A slightly harder Tuesday offering for me. I did not understand 1d and 7d and forgot the other meaning of “china” in 17d. 14a eluded me so I had to use electrons and still didn’t understand it when I had the answer.
Not a good day for me as far this cryptic is concerned. I put it down to the heat.
Many thanks to the setter and to Mr. K.
I have now looked at the hints and now get 1d. Duh!
I got off to a bad start by making an anagram of ace cut = accute which could be sharp except that acute only has one ‘c’. You are right, it is the heat.
1.5*/3.5*. Another light and enjoyable puzzle to continue the week with my podium comprising 12a, 14a & 16d.
Many thanks to the setter and to Mr K.
As MrK has said, some great clues in this crossword. My last three in were also my favourites – 18a, 7d and 16d. This was a **/**** effort for me today. Thanks to the setter for great fun.
I really enjoyed this, was right up my street, completed before a long cooling sea swim.
In a very strong field my ticks go to the excellent 14&27a plus the canny 7,16&17d.
Many thanks to the setter and to Mr K for the crusade in the shade.
I found this puzzle most enjoyable, and it took me a full *** to complete, with all clues parsed.
My last in was 7d which therefore gets COTD.
Many thanks to the setter and Mr K.
The south west corner took me almost as long as the rest of the grid to unravel. When the penny dropped for 27a, it became my favourite. ***/*** It took me a while to work out the explanation for 16d. An interesting bit of misdirection going on there and in 7d. I’m also slightly bemused by 2d. Is the answer synonymous with pictures? I suppose in terms of X-ray plates, it just about works. Or am I missing something more obvious. It is a bit warm! Thanks to all.
Apparently 2d are full page illustrations in a book Greta. I have to admit to checking that one myself but with the wordplay and checkers it was simple enough.
I’d forgotten that meaning. As you say, it was easy enough to work out, I just wasn’t 100% sure about the reasoning.
Some non-fiction books have a list of 2d, separate from the list of chapters in the contents section. Lots of my geography texts have a plethora of such illustrations.
My great-grandmother put together special editions of The Graphic, I think the forerunner of The Illustrated London News, in a book form. They are very heavy but interesting. I’ve used one “plate” as a gravatar, a lady on a horse around 1870, I’ll change Dad’s teddy bear for that one.
As DG says, very nice indeed, Merusa. What a special great-grandmother you must have had.
These books are HUGE, I only have one. It includes the Durbar in India with the P. and P. Of Wales, whenever that was. Also the reporting of the Great Tichbourne Trial, not sure of my spelling. I read it all, pages of it, when I was a teenager, lying on the floor as the book was too heavy to hold.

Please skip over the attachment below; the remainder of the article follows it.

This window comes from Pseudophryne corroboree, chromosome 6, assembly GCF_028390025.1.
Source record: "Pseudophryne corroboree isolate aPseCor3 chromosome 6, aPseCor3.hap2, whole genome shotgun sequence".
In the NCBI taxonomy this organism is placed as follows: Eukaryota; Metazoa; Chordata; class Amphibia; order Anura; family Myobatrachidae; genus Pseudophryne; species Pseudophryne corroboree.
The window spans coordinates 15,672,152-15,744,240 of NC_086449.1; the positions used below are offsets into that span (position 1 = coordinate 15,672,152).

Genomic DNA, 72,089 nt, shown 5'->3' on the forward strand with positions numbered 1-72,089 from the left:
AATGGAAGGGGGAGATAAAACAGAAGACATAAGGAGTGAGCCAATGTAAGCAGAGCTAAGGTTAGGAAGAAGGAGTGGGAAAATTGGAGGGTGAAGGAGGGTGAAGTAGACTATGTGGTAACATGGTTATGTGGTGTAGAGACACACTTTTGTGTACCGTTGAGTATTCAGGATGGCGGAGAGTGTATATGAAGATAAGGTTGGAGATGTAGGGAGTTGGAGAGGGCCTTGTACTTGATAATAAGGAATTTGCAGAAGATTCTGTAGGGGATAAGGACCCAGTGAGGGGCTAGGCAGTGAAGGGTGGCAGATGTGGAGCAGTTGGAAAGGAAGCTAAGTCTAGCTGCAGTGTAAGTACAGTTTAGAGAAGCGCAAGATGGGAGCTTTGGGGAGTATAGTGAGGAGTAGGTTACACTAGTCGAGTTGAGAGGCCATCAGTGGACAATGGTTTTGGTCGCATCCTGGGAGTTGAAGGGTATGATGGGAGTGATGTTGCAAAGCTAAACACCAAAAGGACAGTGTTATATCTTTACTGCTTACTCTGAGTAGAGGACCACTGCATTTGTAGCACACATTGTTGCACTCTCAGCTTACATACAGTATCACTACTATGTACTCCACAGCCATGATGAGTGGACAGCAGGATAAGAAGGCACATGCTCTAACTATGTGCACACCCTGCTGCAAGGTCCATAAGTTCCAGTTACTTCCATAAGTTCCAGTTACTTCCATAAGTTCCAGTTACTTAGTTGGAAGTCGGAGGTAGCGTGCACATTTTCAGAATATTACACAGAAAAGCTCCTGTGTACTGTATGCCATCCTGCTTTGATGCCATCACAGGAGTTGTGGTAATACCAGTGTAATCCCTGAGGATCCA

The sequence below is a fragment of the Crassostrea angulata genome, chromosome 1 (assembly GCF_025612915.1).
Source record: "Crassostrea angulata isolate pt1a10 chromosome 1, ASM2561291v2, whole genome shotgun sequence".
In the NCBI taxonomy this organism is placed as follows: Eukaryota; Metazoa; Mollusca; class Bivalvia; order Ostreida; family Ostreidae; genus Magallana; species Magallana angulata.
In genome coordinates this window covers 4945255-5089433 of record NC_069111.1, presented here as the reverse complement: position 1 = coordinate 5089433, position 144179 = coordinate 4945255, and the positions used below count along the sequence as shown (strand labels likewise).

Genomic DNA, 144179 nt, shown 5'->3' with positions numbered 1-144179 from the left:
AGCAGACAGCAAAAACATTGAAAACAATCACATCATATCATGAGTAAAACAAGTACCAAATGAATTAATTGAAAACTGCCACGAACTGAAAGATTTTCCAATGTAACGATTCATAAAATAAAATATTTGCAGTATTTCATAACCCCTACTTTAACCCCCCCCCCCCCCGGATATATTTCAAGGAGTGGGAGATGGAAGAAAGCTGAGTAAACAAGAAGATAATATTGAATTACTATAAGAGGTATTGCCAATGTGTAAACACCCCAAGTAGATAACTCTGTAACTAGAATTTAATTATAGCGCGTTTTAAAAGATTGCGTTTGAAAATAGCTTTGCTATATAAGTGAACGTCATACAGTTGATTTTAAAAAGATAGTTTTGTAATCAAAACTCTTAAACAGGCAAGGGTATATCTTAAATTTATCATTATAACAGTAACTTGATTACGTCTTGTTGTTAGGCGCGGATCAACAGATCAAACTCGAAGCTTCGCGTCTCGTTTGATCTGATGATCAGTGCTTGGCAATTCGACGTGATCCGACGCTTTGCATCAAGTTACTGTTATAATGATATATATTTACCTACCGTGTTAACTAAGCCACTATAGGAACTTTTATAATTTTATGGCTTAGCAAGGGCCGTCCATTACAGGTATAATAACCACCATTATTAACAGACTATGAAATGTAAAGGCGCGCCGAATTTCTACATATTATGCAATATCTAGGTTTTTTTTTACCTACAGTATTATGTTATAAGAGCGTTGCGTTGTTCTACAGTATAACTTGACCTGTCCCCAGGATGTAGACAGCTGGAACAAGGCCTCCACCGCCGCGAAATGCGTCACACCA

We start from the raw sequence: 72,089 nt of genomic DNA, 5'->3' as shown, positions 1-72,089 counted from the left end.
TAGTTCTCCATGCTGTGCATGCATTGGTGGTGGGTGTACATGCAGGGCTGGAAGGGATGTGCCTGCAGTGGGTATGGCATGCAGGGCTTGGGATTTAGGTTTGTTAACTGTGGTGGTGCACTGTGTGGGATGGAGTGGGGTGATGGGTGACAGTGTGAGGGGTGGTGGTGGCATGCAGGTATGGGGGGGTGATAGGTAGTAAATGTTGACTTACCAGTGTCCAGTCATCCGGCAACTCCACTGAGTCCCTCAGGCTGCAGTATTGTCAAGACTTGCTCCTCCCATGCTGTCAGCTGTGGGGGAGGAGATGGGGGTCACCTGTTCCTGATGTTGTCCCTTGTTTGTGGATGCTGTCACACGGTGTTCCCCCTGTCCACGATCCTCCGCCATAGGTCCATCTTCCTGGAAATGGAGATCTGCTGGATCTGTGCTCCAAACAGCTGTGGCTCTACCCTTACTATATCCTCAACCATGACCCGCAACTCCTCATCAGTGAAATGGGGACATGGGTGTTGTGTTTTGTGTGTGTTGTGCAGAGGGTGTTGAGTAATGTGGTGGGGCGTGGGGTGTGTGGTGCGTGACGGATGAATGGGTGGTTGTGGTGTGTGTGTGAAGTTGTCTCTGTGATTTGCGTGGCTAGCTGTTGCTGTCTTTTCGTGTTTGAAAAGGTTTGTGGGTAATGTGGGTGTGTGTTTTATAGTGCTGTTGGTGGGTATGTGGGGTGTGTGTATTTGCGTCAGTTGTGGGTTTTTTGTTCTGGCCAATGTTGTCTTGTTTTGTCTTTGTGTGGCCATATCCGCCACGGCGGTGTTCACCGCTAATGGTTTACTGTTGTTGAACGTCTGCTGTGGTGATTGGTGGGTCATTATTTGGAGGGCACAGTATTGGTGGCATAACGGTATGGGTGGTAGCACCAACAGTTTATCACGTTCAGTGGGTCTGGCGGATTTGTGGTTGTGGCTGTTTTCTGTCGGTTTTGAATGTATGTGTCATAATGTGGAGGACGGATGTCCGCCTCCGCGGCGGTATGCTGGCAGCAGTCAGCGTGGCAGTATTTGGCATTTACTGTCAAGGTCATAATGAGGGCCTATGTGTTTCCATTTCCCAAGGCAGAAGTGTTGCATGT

Of all things it was 18a &16d that held me up – the former because I was trying to use the wrong fodder and the latter as a result of having a different meaning of ‘lush’ in mind!
Top clues for me in this enjoyable puzzle were 7&16d.
Thanks to our setter and to Mr K for another excellently illustrated review. We see bioluminescence in the waters off Penmon Point occasionally – quite an astonishing sight.
I’ve just read yesterday’s Puzzles Newsletter, and I really liked your ‘Make amends in sticky situation (3)’, Jane.
You didn’t rate my “Cook pickle (3)”, then. Incidentally, the clue further up the list by Michael Callaghan is, I believe, none other than Prolixic.
I went down the ‘Hit F9’ route but only got a mention – ne’er mind
And yes, that be he
It wasn’t “only” a mention – it was a “honourable” one!
Thanks Jose, one does one’s best
About time we saw you in Rookie Corner, no?
I might just do that, but I’ve no idea how to submit a puzzle. Do I just email it to BD?
Yes, simple as that Jose – or send it to me first if you want a second opinion before you submit
BD has full consent to provide you with my email address if you ask him nicely
PS – Hello Dave, do we think next January is on?
The DT Clue-writing contest: I have yet to see a winning entry appearing in the famous Daily Telegraph Crossword.
Some of you have won the monthly competition … has your winning clue ever appeared in the paper?
ps. I gave up years ago … not even a single Honourable Mention.
Who was the world leader Chris referred to which they wouldn’t use in case it came up in a different context? Couldn’t work it out.
Yes one of mine appeared, but it was a long time ago. I had another winner which has not (yet) appeared.
A podium without Gazza is like strawberries without cream…
… My clue this week sank without trace.
I won the monthly Prize competition in Feb 2020, was second in Dec 2019 and have had other clues cited and a few Honourable Mentions in both the monthly and weekly/fortnightly fun competitions. My winning clue has never been used in a DT puzzle (yet). It’s easy to find out if a winning clue has ever appeared. Just type the clue into the Google search this site facility at top right-hand corner of this website’s Home Page and, if it has, it’ll take you to it.
Mr K has occasionally identified a Tuesday puzzle as probably being from Chris Lancaster because it included a winning clue from the newsletter.
I liked lots of the clues! But it’d be boring just to repeat Chris Lancaster’s list. I happened to particularly like Jane’s. That isn’t a criticism of any other clue that I didn’t mention!